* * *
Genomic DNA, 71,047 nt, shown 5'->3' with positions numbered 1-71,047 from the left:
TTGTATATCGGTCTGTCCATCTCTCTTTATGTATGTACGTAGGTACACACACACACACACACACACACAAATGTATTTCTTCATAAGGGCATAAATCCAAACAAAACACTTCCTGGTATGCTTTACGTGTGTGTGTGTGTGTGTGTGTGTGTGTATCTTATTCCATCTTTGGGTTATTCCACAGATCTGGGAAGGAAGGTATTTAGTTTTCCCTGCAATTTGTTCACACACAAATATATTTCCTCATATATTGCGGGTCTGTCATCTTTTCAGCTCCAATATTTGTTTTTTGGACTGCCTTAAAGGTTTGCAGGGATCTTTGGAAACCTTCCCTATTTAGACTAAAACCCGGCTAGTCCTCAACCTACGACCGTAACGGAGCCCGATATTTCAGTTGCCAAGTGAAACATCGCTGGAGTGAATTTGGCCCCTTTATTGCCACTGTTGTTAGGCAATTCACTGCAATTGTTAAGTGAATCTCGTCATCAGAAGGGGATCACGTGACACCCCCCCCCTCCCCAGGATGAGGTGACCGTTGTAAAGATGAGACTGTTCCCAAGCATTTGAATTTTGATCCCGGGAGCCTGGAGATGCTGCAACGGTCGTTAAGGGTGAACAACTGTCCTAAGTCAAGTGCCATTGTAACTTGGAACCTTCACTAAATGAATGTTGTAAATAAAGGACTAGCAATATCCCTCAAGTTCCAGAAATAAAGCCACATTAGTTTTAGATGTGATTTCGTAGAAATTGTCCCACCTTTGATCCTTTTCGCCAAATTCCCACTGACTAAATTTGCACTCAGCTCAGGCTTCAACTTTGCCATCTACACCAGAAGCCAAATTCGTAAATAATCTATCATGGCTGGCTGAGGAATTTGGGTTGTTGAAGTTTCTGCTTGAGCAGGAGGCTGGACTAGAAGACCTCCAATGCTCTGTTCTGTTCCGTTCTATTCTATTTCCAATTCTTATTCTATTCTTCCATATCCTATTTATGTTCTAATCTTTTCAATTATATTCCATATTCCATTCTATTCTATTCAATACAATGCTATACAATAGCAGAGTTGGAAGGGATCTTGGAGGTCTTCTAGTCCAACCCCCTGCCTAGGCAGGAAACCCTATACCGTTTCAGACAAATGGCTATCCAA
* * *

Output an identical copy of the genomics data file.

Genomic DNA, 71,047 nt, shown 5'->3' with positions numbered 1-71,047 from the left:
TTGTATATCGGTCTGTCCATCTCTCTTTATGTATGTACGTAGGTACACACACACACACACACACACACAAATGTATTTCTTCATAAGGGCATAAATCCAAACAAAACACTTCCTGGTATGCTTTACGTGTGTGTGTGTGTGTGTGTGTGTGTGTATCTTATTCCATCTTTGGGTTATTCCACAGATCTGGGAAGGAAGGTATTTAGTTTTCCCTGCAATTTGTTCACACACAAATATATTTCCTCATATATTGCGGGTCTGTCATCTTTTCAGCTCCAATATTTGTTTTTTGGACTGCCTTAAAGGTTTGCAGGGATCTTTGGAAACCTTCCCTATTTAGACTAAAACCCGGCTAGTCCTCAACCTACGACCGTAACGGAGCCCGATATTTCAGTTGCCAAGTGAAACATCGCTGGAGTGAATTTGGCCCCTTTATTGCCACTGTTGTTAGGCAATTCACTGCAATTGTTAAGTGAATCTCGTCATCAGAAGGGGATCACGTGACACCCCCCCCCTCCCCAGGATGAGGTGACCGTTGTAAAGATGAGACTGTTCCCAAGCATTTGAATTTTGATCCCGGGAGCCTGGAGATGCTGCAACGGTCGTTAAGGGTGAACAACTGTCCTAAGTCAAGTGCCATTGTAACTTGGAACCTTCACTAAATGAATGTTGTAAATAAAGGACTAGCAATATCCCTCAAGTTCCAGAAATAAAGCCACATTAGTTTTAGATGTGATTTCGTAGAAATTGTCCCACCTTTGATCCTTTTCGCCAAATTCCCACTGACTAAATTTGCACTCAGCTCAGGCTTCAACTTTGCCATCTACACCAGAAGCCAAATTCGTAAATAATCTATCATGGCTGGCTGAGGAATTTGGGTTGTTGAAGTTTCTGCTTGAGCAGGAGGCTGGACTAGAAGACCTCCAATGCTCTGTTCTGTTCCGTTCTATTCTATTTCCAATTCTTATTCTATTCTTCCATATCCTATTTATGTTCTAATCTTTTCAATTATATTCCATATTCCATTCTATTCTATTCAATACAATGCTATACAATAGCAGAGTTGGAAGGGATCTTGGAGGTCTTCTAGTCCAACCCCCTGCCTAGGCAGGAAACCCTATACCGTTTCAGACAAATGGCTATCCAA